Gmail has appropriately powerful search functions to help you find what’s important in your inbox
22 Dec, 2017THENEXTWEB.COM
Anyone can let their inbox get away from them. Depending on how many things you have tied a particular Gmail address, one or two days of not checking could be all it takes for you to be swamped in mail you don’t really care about.
Luckily, Gmail has appropriately powerful search functions to help you find what’s important in your inbox and weed out the rest. Here are several search functions you can use to organize and clean out your inbox.
An easy way to cut through spammy messages is to type “is:important” into the search bar. This will give you a list of all emails marked with the yellow arrow of importance — which Google’s algorithms automatically add to any email from an address to which you consistently respond.
Since it’s an algorithm, it’s not perfect. If you’re looking for mail from particular senders and don’t trust Google to mark their mail as important, you can use the search term “from: [name],” either by itself or in conjunction with the “important” search operator.
If you’ve got a particularly large inbox, going all the way back to your oldest messages can be a hassle-and-a-half. I’m pretty sure I still have some emails dating to the beginning of my employment at TNW — I’m not exactly sure, as my inbox has more pages than War & Peace and I only have so many hours in the day.
When you search for messages using “after: [date],” “before: [date],” “older: [date],” or “newer: [date],” you can see the messages more easily. To delete them, use the select all box in the top left of the interface, and trash them all.
I get signed up for tons of newsletters — all anyone needs is my work email, and suddenly my inbox is flooded with ads for cheap concerts and annual events I’ve never attended. To get rid of them, I use “label:^unsub.” I avoid apps like Unroll.me like the plague, because I prefer services that don’t have a history of selling data.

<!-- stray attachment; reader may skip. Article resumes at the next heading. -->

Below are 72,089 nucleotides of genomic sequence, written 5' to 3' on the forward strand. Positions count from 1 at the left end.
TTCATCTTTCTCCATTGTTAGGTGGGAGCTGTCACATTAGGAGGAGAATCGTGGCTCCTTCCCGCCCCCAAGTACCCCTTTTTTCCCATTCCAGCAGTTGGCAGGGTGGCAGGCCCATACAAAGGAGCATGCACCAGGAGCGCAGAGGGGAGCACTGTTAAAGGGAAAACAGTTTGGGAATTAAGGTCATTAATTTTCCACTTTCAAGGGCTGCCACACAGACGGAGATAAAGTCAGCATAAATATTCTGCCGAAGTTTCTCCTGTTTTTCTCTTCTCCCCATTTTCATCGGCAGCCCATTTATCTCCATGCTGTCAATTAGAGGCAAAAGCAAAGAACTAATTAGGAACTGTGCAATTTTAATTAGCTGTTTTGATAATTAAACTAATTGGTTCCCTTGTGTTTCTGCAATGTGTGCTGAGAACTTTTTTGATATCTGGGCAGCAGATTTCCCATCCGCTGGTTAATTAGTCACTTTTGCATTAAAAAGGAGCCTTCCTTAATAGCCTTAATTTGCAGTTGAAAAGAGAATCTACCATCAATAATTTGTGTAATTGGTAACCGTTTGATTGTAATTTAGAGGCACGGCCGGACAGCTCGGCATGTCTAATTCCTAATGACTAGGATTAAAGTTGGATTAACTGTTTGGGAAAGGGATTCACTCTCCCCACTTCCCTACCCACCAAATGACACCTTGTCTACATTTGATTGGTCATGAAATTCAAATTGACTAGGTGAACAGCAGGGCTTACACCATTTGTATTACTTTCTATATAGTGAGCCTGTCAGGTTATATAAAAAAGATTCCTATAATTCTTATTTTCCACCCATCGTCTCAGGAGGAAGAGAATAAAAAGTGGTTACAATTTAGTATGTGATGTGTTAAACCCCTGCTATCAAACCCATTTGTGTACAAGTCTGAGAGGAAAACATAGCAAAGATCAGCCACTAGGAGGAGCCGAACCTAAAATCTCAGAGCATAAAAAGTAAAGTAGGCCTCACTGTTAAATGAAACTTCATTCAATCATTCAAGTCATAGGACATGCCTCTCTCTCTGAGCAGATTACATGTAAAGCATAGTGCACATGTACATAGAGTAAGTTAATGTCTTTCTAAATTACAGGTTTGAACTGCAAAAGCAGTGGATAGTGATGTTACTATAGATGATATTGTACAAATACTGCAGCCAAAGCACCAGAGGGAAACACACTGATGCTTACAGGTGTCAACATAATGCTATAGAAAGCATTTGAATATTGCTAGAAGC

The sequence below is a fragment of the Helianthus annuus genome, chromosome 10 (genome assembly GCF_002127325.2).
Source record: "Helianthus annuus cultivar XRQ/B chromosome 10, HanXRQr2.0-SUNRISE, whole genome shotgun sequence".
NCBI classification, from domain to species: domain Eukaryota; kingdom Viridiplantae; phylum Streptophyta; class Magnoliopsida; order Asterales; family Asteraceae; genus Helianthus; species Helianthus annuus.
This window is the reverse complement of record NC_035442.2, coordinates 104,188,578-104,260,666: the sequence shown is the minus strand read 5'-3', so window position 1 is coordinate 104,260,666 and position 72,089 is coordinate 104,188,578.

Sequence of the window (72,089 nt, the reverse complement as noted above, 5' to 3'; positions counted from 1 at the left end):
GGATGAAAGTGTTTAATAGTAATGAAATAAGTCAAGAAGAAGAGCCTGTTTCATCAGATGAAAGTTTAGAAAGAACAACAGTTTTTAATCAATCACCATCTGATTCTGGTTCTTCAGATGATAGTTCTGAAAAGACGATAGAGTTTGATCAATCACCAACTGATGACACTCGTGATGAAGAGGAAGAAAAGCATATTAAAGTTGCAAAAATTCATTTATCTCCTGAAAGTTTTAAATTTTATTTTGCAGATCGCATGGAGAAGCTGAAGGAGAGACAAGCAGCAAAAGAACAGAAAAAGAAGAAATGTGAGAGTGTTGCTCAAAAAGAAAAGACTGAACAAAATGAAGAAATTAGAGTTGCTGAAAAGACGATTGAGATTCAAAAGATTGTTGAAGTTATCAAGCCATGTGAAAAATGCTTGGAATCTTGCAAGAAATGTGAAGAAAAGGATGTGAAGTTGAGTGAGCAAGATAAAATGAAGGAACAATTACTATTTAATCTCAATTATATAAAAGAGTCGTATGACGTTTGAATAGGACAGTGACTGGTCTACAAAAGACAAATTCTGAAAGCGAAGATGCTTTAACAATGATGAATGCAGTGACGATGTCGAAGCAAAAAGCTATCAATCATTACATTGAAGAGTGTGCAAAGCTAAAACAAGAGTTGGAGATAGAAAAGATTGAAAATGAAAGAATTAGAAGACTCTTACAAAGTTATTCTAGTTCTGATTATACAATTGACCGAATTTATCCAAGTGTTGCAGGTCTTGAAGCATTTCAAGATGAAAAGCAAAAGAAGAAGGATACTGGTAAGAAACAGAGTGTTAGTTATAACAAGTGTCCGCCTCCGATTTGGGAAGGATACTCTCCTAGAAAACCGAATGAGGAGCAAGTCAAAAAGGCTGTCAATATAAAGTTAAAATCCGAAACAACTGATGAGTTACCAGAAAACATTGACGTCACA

This search function will show you all the newsletters which have unsubscribe options buried at the bottom, allowing you to start unsubbing en masse. I’ve used that in my private email as well, to unsub from the Buzzfeed listicles I signed up for five years ago that still pour in like water.
Gmail’s space is generous, but not unlimited. If you find you’re starting to bleed cloud storage space, you can delete emails which take up too much room.
To find them, use the command “size:” followed by the minimum size in bytes to find the size hogs hiding in your inbox. In my case, the whoppers were several image-heavy newsletters buried in the middle of my inbox.
If your family, friends, or professional contacts frequently send you photos, you can save them from drowning between spam by searching for “filename:” followed by the format of your choice. In my case, I frequently send and receive jpgs, but trying to pluck them out of my inbox by sight alone is like fishing with bare hands — unlikely to get productive results.
This method can also be used to look up any kind of file, such as “filename: pdf,” “filename: gif,” or “filename: word.” You can even use it to find files by name.
This article was first published by Rachel Kaser on TheNextWeb